Intellectual PropertyHow To Protect Imported Goods And Products In Kenya

13/06/2022

This how to protect imported goods and products goods in Kenya for manufacturers and importers of goods. The great thing is that the law has created agencies such as the Anti-Counterfeit Authority to assist you in the protection of intellectual property rights surrounding your good and products.

What is a counterfeit?

A counterfeit is a product that imitates the genuine one which is an infringement of the intellectual property rights (IPR) of a genuine product.

This involves the manufacture, labeling, distribution, production, and packaging of goods that are identical or substantially confusing with goods and products protected under intellectual property rights or IPR.

For Kenya, counterfeit goods and products are of great concern as they deny legitimate IPR owners their deserved rights both legally and economically. Further, in order for the Kenyan consumer to be assured of the quality of a product, companies rely on the enforcement of their trademarks, copyrights, and patents.

A trademark allows consumers to easily identify the particular goods or services a particular company provides. Learn more about how to register a trademark in Kenya.

This identification is a sign that can come in various forms i.e., a text, symbol, sound color scheme, etc.

On the other hand, trade secrets protect the secrets of a business, (their formulas, and strategies) which can help businesses gain a competitive advantage.

While a patent prevents an invention from being sold or created by another party without permission. Lastly, a copyright protects the copying of tangible forms of creation and original works i.e., drawings, and audio-visual.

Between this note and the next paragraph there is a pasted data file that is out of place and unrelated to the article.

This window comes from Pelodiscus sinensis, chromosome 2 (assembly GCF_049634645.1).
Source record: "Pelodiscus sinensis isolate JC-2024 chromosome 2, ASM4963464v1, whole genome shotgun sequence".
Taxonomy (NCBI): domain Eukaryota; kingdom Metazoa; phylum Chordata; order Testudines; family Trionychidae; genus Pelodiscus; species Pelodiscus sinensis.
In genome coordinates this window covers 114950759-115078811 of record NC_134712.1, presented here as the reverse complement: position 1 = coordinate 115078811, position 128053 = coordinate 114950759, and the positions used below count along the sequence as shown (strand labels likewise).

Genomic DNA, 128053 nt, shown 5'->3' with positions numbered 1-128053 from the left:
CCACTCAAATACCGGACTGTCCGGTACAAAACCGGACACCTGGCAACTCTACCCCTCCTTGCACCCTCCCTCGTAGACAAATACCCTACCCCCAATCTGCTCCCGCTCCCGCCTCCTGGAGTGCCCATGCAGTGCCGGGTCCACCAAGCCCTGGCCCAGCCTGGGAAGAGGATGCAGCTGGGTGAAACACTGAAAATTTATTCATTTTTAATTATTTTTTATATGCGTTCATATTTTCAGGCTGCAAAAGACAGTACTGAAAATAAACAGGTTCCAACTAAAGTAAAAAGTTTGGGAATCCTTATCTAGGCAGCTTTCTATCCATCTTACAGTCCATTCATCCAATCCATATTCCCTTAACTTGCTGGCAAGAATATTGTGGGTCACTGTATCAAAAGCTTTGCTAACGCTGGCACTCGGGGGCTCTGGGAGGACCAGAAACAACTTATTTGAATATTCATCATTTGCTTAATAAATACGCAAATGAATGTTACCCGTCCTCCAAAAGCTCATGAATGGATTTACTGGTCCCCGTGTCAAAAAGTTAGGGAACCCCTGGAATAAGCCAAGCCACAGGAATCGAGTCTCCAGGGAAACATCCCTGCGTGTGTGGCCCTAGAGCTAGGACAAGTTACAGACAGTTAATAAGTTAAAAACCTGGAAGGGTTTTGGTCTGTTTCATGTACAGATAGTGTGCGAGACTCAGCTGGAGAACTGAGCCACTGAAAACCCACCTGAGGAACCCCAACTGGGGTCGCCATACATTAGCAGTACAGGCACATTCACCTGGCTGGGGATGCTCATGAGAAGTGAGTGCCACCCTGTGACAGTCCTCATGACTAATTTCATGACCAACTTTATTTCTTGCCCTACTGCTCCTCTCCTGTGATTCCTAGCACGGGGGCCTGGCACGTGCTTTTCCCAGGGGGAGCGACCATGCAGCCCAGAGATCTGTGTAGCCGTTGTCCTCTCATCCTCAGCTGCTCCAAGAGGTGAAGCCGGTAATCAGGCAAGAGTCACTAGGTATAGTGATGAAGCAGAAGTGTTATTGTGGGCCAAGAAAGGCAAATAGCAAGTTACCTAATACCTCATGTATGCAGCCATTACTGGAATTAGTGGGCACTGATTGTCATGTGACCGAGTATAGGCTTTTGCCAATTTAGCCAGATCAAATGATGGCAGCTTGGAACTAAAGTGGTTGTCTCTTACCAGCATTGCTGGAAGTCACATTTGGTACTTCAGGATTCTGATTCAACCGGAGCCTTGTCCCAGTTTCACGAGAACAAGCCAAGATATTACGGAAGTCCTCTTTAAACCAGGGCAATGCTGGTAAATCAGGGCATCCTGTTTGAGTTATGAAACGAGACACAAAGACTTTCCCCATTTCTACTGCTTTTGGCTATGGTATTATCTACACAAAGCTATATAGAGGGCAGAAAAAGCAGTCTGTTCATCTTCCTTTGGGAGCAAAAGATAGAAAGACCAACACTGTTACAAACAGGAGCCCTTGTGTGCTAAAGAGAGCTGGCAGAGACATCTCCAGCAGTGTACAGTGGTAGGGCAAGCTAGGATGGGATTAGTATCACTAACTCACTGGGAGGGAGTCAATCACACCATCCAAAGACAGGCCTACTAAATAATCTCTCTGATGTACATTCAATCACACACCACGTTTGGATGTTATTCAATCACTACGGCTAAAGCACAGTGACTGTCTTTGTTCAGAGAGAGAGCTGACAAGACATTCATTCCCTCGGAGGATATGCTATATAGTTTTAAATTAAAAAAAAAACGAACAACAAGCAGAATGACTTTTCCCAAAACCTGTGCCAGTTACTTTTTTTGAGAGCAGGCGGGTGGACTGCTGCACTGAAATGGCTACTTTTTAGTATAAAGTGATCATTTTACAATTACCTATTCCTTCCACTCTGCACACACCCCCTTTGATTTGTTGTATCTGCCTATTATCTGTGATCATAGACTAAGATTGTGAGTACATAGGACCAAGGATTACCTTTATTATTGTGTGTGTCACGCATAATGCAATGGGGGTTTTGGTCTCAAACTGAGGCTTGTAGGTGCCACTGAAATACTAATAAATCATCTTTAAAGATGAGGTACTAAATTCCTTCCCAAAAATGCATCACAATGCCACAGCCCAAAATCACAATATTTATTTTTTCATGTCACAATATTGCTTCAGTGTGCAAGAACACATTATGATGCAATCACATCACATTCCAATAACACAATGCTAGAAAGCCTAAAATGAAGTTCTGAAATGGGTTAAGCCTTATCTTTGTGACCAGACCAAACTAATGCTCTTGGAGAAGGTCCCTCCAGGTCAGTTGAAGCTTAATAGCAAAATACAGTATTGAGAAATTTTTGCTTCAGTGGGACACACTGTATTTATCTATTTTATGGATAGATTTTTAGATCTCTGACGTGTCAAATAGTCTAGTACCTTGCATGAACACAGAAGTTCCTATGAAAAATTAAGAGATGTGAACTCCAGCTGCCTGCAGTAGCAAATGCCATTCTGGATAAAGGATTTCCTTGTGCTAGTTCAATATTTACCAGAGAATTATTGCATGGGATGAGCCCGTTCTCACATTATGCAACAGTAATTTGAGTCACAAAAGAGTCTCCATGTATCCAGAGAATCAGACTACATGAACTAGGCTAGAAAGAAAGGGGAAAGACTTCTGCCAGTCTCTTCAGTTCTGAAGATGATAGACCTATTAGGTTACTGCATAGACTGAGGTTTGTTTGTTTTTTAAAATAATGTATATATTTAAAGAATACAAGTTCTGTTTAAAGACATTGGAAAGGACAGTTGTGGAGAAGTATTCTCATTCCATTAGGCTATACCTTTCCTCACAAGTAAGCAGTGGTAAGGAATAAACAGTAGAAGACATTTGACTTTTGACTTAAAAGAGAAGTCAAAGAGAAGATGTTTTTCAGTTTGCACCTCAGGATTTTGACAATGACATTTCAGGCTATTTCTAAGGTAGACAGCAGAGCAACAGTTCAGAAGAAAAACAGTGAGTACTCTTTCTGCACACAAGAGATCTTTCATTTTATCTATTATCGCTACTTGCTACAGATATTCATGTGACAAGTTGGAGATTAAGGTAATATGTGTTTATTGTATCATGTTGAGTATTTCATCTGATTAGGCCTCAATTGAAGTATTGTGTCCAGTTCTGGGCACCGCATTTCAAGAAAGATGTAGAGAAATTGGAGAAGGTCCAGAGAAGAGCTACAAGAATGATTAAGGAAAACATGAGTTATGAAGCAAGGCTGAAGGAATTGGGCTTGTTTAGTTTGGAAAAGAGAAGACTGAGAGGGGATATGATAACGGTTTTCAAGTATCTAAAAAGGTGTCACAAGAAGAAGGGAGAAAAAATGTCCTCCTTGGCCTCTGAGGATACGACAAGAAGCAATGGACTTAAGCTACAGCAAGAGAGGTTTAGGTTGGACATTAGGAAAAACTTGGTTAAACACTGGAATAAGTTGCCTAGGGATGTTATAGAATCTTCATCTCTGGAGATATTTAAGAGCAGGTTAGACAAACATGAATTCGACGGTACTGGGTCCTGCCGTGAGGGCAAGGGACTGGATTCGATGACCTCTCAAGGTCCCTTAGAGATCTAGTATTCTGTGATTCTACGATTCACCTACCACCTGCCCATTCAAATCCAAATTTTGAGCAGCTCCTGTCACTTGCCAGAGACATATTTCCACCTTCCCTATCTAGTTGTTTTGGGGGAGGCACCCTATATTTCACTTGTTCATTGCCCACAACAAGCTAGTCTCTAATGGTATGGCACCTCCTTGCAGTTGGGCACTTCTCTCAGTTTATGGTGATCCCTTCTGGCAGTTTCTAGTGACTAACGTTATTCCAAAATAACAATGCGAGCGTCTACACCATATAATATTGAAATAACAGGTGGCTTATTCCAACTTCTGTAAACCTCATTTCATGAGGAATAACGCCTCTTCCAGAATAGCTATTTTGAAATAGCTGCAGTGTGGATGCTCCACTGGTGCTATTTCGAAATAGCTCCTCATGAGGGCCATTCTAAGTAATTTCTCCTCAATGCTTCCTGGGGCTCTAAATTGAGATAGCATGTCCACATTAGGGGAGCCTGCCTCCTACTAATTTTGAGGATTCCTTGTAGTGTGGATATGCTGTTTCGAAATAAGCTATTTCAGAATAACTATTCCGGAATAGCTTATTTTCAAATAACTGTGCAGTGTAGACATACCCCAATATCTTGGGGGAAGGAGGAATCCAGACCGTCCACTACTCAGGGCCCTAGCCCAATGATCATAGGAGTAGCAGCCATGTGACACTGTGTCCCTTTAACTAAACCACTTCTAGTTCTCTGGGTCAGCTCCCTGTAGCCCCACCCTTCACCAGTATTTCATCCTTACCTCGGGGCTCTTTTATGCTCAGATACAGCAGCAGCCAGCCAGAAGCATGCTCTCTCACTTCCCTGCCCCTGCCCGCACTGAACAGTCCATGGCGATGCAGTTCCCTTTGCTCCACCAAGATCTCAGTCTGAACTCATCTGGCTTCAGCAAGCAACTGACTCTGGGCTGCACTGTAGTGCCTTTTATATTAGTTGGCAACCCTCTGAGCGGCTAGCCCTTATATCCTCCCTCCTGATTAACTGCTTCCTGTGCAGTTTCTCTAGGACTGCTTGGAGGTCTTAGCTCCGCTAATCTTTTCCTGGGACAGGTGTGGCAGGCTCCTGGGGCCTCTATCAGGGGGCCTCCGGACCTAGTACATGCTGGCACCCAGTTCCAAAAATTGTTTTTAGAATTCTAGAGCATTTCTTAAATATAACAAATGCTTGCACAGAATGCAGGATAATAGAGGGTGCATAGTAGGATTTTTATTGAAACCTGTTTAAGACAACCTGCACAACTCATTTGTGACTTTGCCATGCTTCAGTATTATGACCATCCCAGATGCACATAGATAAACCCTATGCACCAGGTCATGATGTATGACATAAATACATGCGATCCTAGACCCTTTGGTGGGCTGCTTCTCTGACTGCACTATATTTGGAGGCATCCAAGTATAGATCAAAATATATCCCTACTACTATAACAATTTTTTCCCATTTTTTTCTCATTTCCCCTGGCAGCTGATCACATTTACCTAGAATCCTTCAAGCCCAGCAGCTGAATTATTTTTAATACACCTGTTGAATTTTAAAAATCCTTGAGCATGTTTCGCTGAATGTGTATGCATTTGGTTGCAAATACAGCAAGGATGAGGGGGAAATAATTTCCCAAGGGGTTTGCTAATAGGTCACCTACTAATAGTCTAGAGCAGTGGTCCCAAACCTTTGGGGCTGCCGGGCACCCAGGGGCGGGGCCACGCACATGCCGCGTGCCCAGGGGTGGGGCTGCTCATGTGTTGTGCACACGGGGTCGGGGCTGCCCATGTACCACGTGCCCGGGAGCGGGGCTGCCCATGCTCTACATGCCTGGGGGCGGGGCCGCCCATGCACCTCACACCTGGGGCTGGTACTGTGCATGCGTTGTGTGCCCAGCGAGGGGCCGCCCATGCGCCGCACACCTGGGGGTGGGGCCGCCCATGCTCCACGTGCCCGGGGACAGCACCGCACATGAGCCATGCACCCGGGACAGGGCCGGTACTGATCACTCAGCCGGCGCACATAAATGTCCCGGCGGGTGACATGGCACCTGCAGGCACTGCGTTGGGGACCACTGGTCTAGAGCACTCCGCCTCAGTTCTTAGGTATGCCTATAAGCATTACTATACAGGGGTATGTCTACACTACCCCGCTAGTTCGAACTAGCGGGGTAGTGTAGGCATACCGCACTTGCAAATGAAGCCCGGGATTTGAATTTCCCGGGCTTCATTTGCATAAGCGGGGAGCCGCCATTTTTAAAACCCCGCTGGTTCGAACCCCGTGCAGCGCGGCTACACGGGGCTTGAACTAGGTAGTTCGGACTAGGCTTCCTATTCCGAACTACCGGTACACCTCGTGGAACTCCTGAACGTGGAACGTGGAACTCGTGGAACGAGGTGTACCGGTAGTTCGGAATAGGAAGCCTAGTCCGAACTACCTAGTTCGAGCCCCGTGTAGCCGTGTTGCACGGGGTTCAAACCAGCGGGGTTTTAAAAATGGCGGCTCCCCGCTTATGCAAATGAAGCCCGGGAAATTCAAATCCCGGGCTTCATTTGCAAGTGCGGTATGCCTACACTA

Section 34B of the Anti-Counterfeit Act provides for the recordation of IPR relating to imported goods, irrespective of the place of registration.

What are the effects of counterfeit goods and products?

Counterfeit products have social, economic, political, and social effects. Counterfeit products contribute to unfair competition, loss of government revenue, reduced investments, loss of fair bargain, Loss of brand reputation, loss of creativity and innovation, reduced direct foreign investment, consumer health risks, etc.

As a manufacturer or importer of goods, it is important for you to understand how to protect goods and products goods in Kenya. The great thing is that the law has created agencies such as the Anti-Counterfeit Authority to assist you in the protection of intellectual property rights surrounding your good and products.

A brief example of the effects of counterfeit goods is that if genuine and counterfeit products are mixed together, even the genuine one gains a reputation of being poor quality which will in turn cause export losses that imply loss of job opportunities and foreign exchange.

Some of the sources of counterfeit goods include direct imports, transit goods, and alteration of products.

Fast-moving goods such as electronic equipment, seeds, food products pens, and detergents are some of the goods that are prey to counterfeiting.

Since Kenya’s port is a gateway for international trade for neighboring East African countries and a regional hub for trade, counterfeit goods remain a major problem.